What jazz that is a big question, and I don’t feel that qualified to answer! I think it begins with American art music, especially African-American music. I certainly love and was heavily influenced by musicians like Lester Young, Charles Mingus, Eric Dolphy, and Lennie Tristano. It's the spirit of exploration and freedom in this music that draws me to it. Is what I do jazz? I'm not sure, but it certainly feels connected to that tradition.

Is it also true if you can play jazz you can play anything, that’s a little bit my opinion
Well, playing jazz requires a strong musical and technical foundation. Today, a lot of people go to study jazz in a conservatory to have that foundation, and then go on to make music in a different style. But this doesn’t mean that by studying jazz you know how to play a different kind of music. Every kind of music is expressing something unique in its own way.

Your debut will actually be released on September 11, but in 2017 there was already an EP "Last Minute Panic" How were the reactions to this EP. Has that release opened doors?
Yes, we had good reviews, and it helped us to play in Belgium, around the country, at festivals, and even tour Ireland. But it was a raw live recording, made on one of our first gigs! The new album is more of a complete statement. We had grown so much as a band from playing together, and I wrote a lot of new music. It was recorded live in the same room, in Koen Gisen’s studio, La Patrie, and his production really made the album what it is.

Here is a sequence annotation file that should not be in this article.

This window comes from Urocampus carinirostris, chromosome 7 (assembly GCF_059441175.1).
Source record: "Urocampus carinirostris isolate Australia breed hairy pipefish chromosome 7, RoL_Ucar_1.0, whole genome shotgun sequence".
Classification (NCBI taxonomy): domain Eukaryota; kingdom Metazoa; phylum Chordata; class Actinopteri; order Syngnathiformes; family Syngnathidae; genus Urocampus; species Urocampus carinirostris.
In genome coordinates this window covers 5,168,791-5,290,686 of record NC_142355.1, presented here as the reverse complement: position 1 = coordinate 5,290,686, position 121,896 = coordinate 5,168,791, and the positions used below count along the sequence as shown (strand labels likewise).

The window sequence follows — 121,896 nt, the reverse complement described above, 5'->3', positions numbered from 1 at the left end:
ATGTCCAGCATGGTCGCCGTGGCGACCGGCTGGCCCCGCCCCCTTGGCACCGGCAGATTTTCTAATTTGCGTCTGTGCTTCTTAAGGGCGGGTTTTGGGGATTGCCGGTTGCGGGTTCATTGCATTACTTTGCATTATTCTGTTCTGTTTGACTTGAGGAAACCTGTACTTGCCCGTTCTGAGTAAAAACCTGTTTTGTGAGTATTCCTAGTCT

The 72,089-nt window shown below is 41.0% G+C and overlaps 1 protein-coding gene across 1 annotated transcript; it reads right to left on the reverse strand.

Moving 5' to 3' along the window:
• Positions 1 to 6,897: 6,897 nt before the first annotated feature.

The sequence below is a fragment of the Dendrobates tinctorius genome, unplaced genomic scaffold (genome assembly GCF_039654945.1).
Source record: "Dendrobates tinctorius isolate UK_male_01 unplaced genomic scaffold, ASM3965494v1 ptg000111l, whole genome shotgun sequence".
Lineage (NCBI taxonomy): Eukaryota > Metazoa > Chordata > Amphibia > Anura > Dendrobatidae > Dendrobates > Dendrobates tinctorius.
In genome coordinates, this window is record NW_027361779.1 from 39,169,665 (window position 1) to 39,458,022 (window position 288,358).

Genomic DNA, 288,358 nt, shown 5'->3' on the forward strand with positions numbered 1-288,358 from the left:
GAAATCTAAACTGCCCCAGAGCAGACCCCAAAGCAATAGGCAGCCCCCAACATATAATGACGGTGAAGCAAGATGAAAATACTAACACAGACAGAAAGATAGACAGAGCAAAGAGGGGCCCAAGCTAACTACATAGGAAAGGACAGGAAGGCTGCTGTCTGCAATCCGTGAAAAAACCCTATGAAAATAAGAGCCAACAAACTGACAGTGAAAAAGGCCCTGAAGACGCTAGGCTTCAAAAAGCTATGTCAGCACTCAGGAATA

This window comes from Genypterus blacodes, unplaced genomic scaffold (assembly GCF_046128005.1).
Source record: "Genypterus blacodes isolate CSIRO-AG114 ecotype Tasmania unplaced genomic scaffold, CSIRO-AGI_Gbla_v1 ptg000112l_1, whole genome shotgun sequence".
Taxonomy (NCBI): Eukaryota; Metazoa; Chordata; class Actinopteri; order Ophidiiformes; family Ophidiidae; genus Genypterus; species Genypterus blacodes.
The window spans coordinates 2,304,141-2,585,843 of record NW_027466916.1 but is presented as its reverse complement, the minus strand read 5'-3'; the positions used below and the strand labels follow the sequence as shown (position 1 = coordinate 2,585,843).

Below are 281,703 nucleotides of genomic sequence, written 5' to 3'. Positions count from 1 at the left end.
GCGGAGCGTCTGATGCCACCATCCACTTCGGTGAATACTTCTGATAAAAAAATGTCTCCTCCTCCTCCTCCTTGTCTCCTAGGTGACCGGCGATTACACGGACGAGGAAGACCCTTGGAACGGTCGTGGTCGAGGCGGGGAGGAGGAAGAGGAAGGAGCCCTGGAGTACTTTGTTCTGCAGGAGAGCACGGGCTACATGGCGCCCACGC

The title of the debut ‘Stillorgan’ refers to the suburb of Dublin where band leader Sam Comerford grew up, I read in an article by our colleague from Luminous Dash. Tell us a bit more about it
Stillorgan is the place where I spent my teenage years. It’s a suburb of South Dublin, there’s not much going on there. The title isn’t really about the place, it’s more about where I come from, my experiences there, and the people I love who live there.

I have only listened to the disc twice, it seems to me not even enough, I get the feeling that there are many things that I have not yet discovered, after a second listen you suddenly hear sounds that you have not heard before. Was this approach consciously chosen?
I guess that’s a result of the process. It’s the way I make music. The details come from the process. It was all recorded live, and a lot of the music is very improvised. We made edits later, sometimes combining takes of different improvisations. In the recording and mixing, a large part was done in an analogue way. I hope the result is a very organic sounding record.